There’s a popular Buddhist story about Layman P’ang, a successful merchant in 8th century China. He was a family man who, instead of becoming a monk, chose to pursue a lay practice and study the sutras with his wife and children. Worried that his material wealth might impede his path to enlightenment, he put all his worldly possessions in a boat, and sank it in the middle of a river.

Ah, don’t you sometimes wish you could do the same! Decluttering can be a long and arduous process, as we agonize over each possession. Should we keep it? Should we part with it? What if we need it next week/next month/next year? Wash, rinse, and repeat with the next item. It seems much easier, and certainly more expedient, if we could heave it all in one go and not look back.

I was fortunate enough to have the opportunity to “sink my boat” when I moved overseas. I had only weeks to divest myself of the majority of my stuff–and to be honest, it was a minimalist’s dream come true. Who knows how long it may have taken me to declutter, had I not had such a powerful incentive?

Of course, not everyone has the benefit of a long-distance move to make them instantly revalue (and release) their possessions. But sinking the boat sure does make for an interesting (and perhaps enlightening) thought experiment.

Is there a category of possessions you wish you could part with in one fell swoop? Your stash of yarn? Your dusty sports equipment? Your atticful of inherited heirlooms?

Or is your excess cargo less tangible—such as unfulfilling commitments, unrewarding relationships, or unreasonable expectations?

Please share with us in the Comments: what would you sink in your boat?

{Note: please don’t take this metaphor for decluttering as a recommendation to pollute the waterways with consumer detritus. Your castoffs can do much more good on land than at the bottom of a river. :)}

{If you’d like to learn more about minimalist living, please consider reading my book, The Joy of Less, A Minimalist Living Guide, or subscribing to my RSS feed.}

Twenty Questions to Clear Your Clutter

In your quest to declutter, sometimes a good interrogation is in order. If you caught a trespasser on your property, you’d likely question their presence—why not do the same for your stuff? That way, you can determine whether it truly belongs in your household, or needs to be escorted off the premises.

To that end, here are twenty questions to ask of your clutter:

1. What are you? Let’s face it—if you have to ask, the item under scrutiny should already be halfway out the door. It might sound like a ridiculous question, but I’d wager that most of us have plenty of unidentifiable bits and bobs in our junk drawers and garages.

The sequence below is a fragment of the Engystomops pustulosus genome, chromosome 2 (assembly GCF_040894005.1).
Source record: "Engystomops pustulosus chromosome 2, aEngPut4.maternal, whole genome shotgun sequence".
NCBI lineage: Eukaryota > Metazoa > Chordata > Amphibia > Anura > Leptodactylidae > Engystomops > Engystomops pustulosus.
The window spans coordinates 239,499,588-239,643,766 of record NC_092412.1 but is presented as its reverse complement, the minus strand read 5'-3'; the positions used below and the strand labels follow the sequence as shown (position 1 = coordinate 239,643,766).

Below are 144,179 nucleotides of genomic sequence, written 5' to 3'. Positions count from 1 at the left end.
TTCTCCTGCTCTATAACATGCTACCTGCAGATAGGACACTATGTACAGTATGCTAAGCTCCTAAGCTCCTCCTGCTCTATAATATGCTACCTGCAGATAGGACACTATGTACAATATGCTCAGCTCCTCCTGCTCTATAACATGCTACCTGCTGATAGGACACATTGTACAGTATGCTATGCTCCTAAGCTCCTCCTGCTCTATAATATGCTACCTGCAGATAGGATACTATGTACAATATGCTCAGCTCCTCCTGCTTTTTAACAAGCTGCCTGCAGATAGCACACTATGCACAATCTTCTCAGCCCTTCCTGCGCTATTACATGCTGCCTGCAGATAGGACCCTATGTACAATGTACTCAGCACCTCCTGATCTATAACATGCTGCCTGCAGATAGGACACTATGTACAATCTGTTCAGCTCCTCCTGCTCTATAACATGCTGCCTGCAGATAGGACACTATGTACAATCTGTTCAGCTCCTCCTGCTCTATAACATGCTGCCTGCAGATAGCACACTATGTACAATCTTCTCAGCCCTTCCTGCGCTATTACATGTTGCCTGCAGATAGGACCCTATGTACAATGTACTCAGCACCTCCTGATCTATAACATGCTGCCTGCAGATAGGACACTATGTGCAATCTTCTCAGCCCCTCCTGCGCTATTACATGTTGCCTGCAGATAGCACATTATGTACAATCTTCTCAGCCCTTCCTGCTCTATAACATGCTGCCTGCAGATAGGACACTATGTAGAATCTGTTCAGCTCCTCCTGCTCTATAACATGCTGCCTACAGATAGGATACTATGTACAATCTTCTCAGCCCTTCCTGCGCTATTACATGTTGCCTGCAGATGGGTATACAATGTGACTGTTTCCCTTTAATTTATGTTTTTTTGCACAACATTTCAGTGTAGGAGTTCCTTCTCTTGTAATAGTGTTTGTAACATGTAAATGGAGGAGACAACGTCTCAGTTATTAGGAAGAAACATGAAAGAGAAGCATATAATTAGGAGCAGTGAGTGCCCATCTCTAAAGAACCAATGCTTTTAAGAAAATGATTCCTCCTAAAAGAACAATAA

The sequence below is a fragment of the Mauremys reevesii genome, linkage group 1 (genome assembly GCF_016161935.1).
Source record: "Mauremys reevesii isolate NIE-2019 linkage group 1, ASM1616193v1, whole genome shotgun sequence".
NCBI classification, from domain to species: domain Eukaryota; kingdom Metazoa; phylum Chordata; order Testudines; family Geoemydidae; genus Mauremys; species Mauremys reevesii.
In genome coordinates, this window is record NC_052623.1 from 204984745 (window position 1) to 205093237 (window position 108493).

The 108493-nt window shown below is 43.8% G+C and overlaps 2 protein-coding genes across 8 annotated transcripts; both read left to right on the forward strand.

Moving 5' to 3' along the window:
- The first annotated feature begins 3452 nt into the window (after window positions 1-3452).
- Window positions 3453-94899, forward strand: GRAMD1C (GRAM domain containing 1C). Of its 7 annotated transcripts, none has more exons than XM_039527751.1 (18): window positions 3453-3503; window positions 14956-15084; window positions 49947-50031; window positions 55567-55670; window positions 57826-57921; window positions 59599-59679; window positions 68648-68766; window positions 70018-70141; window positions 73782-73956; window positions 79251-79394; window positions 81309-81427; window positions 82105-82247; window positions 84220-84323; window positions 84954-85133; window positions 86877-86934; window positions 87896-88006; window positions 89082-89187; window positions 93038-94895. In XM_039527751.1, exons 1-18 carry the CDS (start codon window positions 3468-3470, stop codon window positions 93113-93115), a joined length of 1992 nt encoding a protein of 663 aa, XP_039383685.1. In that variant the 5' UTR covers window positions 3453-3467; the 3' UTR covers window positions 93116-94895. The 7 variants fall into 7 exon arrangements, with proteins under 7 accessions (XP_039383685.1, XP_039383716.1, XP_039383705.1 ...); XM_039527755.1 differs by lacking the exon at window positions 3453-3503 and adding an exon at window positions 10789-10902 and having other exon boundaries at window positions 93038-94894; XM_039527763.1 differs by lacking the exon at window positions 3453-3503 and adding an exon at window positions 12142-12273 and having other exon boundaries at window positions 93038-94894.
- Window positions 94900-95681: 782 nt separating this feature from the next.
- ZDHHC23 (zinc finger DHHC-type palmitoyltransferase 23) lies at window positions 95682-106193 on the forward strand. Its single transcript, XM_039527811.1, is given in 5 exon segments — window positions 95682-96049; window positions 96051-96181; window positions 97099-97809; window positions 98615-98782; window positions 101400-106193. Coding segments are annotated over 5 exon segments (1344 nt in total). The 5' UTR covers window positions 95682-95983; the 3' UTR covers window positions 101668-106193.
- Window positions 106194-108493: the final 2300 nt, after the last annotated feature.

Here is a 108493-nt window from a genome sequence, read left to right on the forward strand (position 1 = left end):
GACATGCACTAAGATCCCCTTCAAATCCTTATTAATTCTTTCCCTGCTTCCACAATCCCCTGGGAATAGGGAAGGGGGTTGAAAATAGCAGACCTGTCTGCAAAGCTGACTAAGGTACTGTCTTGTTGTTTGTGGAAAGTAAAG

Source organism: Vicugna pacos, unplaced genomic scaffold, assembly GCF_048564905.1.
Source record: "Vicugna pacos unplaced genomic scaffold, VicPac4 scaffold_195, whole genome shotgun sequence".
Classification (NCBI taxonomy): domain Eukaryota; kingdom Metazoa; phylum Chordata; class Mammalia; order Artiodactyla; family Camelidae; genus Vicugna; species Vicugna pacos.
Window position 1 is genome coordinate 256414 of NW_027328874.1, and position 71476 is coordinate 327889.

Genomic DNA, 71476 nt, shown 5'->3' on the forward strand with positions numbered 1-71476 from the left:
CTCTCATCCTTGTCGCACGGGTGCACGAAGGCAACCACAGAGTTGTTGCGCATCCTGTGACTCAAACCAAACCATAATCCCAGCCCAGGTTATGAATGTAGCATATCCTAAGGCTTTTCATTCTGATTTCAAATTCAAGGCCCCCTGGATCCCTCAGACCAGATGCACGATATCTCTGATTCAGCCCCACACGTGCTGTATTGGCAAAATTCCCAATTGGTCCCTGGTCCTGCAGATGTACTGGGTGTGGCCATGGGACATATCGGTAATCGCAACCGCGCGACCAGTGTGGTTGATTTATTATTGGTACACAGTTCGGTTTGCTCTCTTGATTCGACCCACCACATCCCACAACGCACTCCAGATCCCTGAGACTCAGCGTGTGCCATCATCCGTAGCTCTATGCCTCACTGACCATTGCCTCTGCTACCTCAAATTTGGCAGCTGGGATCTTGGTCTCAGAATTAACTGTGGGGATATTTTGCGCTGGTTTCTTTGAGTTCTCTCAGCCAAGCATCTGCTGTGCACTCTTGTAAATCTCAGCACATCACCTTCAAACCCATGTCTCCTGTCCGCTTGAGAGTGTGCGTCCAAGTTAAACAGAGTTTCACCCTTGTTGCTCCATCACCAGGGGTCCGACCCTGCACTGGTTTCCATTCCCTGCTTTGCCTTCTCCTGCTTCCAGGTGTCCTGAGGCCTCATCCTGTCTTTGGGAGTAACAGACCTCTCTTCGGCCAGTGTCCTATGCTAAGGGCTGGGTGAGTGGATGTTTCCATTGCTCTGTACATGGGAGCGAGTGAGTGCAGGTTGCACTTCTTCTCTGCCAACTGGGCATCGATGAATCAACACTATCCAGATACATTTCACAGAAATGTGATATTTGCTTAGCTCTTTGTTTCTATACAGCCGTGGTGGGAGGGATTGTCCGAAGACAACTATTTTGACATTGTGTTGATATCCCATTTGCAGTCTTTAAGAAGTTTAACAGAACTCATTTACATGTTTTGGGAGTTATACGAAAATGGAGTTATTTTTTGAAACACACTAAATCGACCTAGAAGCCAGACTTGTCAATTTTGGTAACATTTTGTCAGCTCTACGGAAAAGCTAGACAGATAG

2. How did you get here? Determine whether you invited the item into your life (by purchasing it), or if it snuck in by some other means—like in the form of a gift, freebie, or heirloom. If you didn’t intentionally acquire it, you may have little incentive to keep it.

3. What do you do? If the answer is “not much,” it may be time to give it the boot. You don’t need any freeloaders in your household. Things that perform more than one function, on the other hand, get extra points for versatility.

4. When did I last use you? Good answers: a few hours ago, yesterday, last week. Bad answers: sometime in the 1990s, when my grown children were babies, I haven’t the slightest idea.

5. When will I use you again? Good answer: soon. Bad answer: perhaps in some as-yet-undetermined situation in the unforeseeable future.

6. Would I miss you (or even notice) if you were gone? If its absence would be a non-issue, you might as well send it on its way.

7. Do you have a twin (or close cousin)? Space is at a premium in our minimalist homes; there’s no sense in keeping duplicates, or two things that do the same job.

8. Could I re-acquire you if necessary? This question may spare those out-of-print books, but can effectively eliminate those seldom-used, might-need-it items that can be picked up easily and inexpensively if the need arises.

9. Can someone else make better use of you? Instead of hoarding stuff you might need someday, give it to someone who needs it now.

10. Are you more trouble than you’re worth? If something takes up too much of your time, money, or energy (like for maintenance, repairs, and insurance), it may bring you much relief to let it go.